At almost any point in time, there is no shortage of investors and analysts offering a gloomy outlook on stocks. The most successful response has always been to own a well-diversified portfolio across both names and asset classes, and ignore the noise. This is still true today, but when some of the world’s greatest investors say at roughly the same time that they’re bearish on stocks (and put their money where their mouth is by either shorting indices or investing in assets like gold), it is essential to understand their rationale and re-assess risk levels. These investors include Prem Watsa…
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At almost any point in time, there is no shortage of investors and analysts offering a gloomy outlook on stocks. The most successful response has always been to own a well-diversified portfolio across both names and asset classes, and ignore the noise.
This is still true today, but when some of the world’s greatest investors say at roughly the same time that they’re bearish on stocks (and put their money where their mouth is by either shorting indices or investing in assets like gold), it is essential to understand their rationale and re-assess risk levels.
These investors include Prem Watsa (of Fairfax Financial Holdings Ltd.) as well as Stan Druckenmiller, and both of which are legendary money managers. Both of these investors have sustained, significant market-beating returns over several decades. Here are their analysis and how to respond.
Watsa is known as “Canada’s Warren Buffett,” and with a track record of growing the share price of Fairfax by 19.4% annually since 1985, the name is justified. Watsa discussed a series of related risks during his latest annual report and, as a result, has invested heavily in equity hedges that will gain in value if equities suffer.
Because of the strong markets over the past several years, Watsa’s hedges are currently down over $3 billion since 2010, but Watsa was in a similar position before the 2008 crash, and those equity hedges reversed their losses to turn into massive gains for Fairfax.
Watsa cites a series of intersecting global risks. In Canada, Watsa cites skyrocketing housing prices—particularly in Toronto and Vancouver—as a growing risk, especially since this real estate wealth is being accessed largely via debt, and this debt growth has significantly outpaced income growth. Moreover, most of this debt is concentrated in the hands of younger people with less income and wealth, and less education/income potential.
Watsa also cites China as a growing risk (with what he calls the greatest real estate bubble in history and China’s lessening ability to support it) as well as a growing deflation worldwide as negative interest rates are becoming increasingly common worldwide and growth is slowing.
Stan Druckenmiller is one of history’s greatest hedge fund managers (with a 30% average annual gain over 25 years), and has recently upped his gold allocation (to 30%) as a hedge against stock-market weakness.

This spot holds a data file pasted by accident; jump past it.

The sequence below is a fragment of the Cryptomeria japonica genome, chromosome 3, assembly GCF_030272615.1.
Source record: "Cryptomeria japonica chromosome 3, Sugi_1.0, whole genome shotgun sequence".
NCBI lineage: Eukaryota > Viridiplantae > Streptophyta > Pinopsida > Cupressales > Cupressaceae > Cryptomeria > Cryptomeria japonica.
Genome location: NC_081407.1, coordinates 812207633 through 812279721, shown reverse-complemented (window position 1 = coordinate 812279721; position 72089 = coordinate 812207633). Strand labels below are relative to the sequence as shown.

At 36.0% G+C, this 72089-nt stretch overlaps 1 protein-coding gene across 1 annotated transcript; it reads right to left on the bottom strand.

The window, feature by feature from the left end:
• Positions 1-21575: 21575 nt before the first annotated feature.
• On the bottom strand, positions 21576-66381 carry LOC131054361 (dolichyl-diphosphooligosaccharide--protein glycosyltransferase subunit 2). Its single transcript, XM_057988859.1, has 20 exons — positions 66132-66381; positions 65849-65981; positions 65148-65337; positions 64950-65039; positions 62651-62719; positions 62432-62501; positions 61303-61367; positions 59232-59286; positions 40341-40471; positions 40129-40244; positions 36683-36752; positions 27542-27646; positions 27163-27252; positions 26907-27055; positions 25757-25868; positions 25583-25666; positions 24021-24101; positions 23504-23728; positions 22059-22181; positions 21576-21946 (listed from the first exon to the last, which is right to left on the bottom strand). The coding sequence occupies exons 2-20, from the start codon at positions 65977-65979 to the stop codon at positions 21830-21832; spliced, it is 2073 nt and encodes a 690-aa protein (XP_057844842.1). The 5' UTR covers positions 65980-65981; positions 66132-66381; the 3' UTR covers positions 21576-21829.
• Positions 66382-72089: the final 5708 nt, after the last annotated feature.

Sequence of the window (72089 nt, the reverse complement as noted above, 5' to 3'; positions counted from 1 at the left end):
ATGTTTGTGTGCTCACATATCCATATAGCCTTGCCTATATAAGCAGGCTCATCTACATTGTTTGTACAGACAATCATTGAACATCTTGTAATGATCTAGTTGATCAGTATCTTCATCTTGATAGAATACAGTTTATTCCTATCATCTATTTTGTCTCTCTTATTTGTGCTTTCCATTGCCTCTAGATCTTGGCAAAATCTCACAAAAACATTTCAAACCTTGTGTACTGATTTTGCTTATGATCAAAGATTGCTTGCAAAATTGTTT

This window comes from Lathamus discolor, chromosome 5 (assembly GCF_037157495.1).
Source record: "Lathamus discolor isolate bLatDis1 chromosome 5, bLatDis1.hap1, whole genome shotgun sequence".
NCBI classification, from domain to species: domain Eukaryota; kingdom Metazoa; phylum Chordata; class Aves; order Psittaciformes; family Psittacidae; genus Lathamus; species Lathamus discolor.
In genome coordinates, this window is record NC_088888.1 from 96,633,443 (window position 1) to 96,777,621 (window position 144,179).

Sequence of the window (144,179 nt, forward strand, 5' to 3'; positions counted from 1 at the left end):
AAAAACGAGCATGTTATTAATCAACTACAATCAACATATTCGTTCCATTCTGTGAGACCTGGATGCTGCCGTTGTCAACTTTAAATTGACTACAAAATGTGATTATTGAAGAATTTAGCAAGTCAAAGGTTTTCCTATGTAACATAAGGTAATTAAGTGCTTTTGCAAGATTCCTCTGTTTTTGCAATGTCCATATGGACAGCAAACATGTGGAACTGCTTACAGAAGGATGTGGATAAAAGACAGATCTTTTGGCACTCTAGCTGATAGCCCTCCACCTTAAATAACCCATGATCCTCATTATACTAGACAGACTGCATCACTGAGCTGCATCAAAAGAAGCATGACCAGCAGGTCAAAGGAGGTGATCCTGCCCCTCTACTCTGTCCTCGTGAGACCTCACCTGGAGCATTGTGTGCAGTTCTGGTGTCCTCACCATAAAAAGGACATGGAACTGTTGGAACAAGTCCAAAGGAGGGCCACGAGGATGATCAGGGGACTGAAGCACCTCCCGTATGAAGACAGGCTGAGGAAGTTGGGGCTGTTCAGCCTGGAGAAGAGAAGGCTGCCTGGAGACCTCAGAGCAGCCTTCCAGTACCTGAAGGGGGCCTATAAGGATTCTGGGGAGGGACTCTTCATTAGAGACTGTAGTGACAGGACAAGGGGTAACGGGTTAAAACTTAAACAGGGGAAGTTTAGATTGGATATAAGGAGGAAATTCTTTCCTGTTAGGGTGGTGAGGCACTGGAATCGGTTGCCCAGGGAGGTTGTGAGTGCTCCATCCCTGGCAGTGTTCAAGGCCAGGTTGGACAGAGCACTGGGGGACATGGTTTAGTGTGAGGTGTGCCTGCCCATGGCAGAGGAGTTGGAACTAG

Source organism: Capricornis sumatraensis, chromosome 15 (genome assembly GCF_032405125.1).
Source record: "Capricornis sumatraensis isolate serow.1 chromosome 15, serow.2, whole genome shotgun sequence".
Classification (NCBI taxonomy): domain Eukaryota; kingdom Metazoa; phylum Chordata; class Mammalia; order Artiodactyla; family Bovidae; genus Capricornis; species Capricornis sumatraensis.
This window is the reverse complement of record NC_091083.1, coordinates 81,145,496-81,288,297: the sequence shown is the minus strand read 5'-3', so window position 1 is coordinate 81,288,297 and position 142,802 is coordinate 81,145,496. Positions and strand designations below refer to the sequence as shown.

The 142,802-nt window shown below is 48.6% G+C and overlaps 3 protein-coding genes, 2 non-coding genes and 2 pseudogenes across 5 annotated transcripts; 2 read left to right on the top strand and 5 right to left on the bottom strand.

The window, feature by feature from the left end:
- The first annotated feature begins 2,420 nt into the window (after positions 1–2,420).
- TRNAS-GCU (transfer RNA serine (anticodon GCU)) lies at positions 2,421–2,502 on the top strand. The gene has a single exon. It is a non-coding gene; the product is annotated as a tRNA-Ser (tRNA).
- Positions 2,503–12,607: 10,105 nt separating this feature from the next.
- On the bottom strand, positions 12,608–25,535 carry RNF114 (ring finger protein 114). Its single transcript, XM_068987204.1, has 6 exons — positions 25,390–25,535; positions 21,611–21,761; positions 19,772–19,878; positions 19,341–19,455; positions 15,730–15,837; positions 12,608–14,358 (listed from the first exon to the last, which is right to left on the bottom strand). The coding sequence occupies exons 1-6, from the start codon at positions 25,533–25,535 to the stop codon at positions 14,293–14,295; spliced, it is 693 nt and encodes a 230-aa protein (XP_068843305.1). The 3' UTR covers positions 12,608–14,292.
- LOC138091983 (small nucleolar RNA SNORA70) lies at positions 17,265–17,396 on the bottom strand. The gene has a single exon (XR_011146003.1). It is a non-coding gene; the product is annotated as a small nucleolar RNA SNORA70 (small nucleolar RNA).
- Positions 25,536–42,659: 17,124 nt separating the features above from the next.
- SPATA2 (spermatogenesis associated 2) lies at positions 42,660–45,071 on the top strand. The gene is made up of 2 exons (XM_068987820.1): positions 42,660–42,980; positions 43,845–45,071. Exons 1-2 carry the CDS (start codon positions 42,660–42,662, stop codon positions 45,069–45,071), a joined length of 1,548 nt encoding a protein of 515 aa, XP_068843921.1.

Druckenmiller’s bearish analysis is centred on the U.S. Specifically, he thinks that given the fact that U.S. credit market debt as a percentage of GDP is near historical highs, and given the fact that the U.S. no longer has monetary policy options available to stimulate the economy (with interest rates at rock-bottom levels and the Federal reserve already having borrowed more than ever before), markets should be trading at a discount to historical valuations rather than the current premium.
Druckenmiller notes that despite corporate net debt growing at an extremely high pace since 2010 and recently peaking, corporate earnings have actually been declining substantially. Historically, the growth rates of these two things generally rise and fall together (with some lag), and the current lag between when they last coincided back in 2010 is the largest in financial history according to Druckenmiller.
Druckenmiller also notes that extreme debt levels, high percentages of non-performing loans, and slowing growth in China means that the previous engine of global investment growth is now out of commission. Druckenmiller states that it makes no sense that the S&P is now trading at 18 times earnings compared to eight times earnings in the early 1980s when the market’s best days were ahead.
What does it mean for your portfolio?
A balanced and diversified portfolio is key. Part of this should include some exposure to gold. Barrick Gold Corp. (TSX:ABX)(NYSE:ABX) is a smart way to gain this exposure, especially as Barrick reduces debt levels and focuses on growing free cash flow by focusing on high-quality mines and closing others.
A low-volatility name such as Brookfield Infrastructure Partners L.P. (TSX:BIP.UN)(NYSE:BIP) that invests in real assets like toll roads, pipelines, and ports is also an effective way to protect against market weakness since the company’s cash flows are fairly stable regardless of the economy.
Investing in strong industries is a way to protect against overall equity-market risk
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Fool contributor Adam Mancini has no position in any stocks mentioned. Fairfax and Brookfield Infrastructure are recommendations of Stock Advisor Canada.